Welcome or not, this strange time in which we are currently living is a time for reflection for many.  Never has the global commons shut down to this extent, leading to a collective reassessment of our role as people, as communities and as an international order and the impact we want to have. The same can be said for brands. The communications community has been resolutely aligned in emphasising that now is not the moment for marketing, but a time to contribute, meaningfully, to the greater good. As brands assess how they can practically and credibly do this, they are – whether they know it or not – considering their Purpose.  At its heart, this is their reason for existence: why they matter to the world.

At this very nascent stage, we are starting to see three broad categories of answers to this challenge, and these answers are directing brand behaviour.

  1. We exist to use our innovative expertise to deliver for the world’s most pressing needs – organisations repurposing their existing activities or supply chains (and collaborating in unprecedented ways) to meet a pressing need (Repurposing);
  2. We exist to support communities – organisations using their assets or capabilities to support a community, big or small (Benevolence);
  3. We exist because of the value which our business already brings – organisations that have restructured their business in order to continue to deliver the same good or service, in a new way (Business adjustment).

There are a plethora of examples all of the above, with numbers growing every day, but a few worth pointing to include:


Notably, in this space, the power of the story and the meaningful impact it will have drives media.  These stories are not brand content-heavy – they don’t need to be.  These brands will be remembered for pace, innovation and collaboration when the world needed it most.


Here, branded content is invariably at the forefront of the conversation, as brands strive to advertise their offer to drive take-up. Coverage in this space tends to be more local, or vertical-specific, except when the brand or financial contribution is extraordinary in scale, or the offer is broad enough to warrant consumer coverage.  These brands will be remembered for putting their – or their nation’s – values before profit, when communities needed it.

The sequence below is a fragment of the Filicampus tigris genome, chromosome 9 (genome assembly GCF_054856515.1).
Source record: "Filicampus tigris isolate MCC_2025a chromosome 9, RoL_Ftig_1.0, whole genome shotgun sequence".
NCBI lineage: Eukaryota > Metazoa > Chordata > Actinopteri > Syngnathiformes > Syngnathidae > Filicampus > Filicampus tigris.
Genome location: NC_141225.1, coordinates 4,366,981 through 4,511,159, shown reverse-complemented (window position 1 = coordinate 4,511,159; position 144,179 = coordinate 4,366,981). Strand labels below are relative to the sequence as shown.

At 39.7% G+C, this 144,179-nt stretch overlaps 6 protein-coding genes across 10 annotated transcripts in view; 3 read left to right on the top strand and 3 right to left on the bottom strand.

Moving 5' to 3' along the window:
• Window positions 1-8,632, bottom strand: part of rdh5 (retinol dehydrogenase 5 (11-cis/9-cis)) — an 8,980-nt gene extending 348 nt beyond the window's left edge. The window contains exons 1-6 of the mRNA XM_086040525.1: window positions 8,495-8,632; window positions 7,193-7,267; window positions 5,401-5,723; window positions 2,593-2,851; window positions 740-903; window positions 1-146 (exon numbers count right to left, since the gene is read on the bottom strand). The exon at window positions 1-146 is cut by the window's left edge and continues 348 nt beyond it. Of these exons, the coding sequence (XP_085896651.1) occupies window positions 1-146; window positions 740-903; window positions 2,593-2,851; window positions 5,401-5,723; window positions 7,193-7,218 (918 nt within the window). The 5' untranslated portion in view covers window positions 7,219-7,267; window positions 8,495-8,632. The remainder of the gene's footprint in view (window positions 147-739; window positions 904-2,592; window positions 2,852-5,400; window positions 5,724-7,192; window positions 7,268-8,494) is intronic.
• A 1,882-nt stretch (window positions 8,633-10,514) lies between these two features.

Business adjustment

Here, the story is collective, not individual brand activity.  New societal norms are being established and brands are being noted as leaders, laggers or markers of nascent trends. These brands may not be widely celebrated for their activity, but have set a strong path for survival, which will be remembered and appreciated by their communities, employees and other key stakeholders. Equally, brands such as Ocado who struggle to adjust to the changed times, will be rightly or wrongly pilloried in the short term, until their adjustment is undertaken.

Inevitably, we have seen – and will continue to see – brands that go in the opposite direction. Sports Direct and Wetherspoons have faced national outrage as a result of their refusal to close UK operations in the face of government lockdown. As government expectations and social norms get ever more stringent over the coming weeks, organisations currently on the cusp – including many delivering national infrastructure projects – will be forced to decide which side they fall on.

The ramifications of the decisions brands are taking today and the impacts these decisions have will be played out far beyond the coming months.  With unprecedented time to engage with the news, high standards of normative behaviour and some shining examples of purposeful activity, consumers will not be quick to forget who did what, when it mattered most.  The majority are stepping up the challenge, marking a new age of truly purposeful brands, at a time when purpose has never been more important.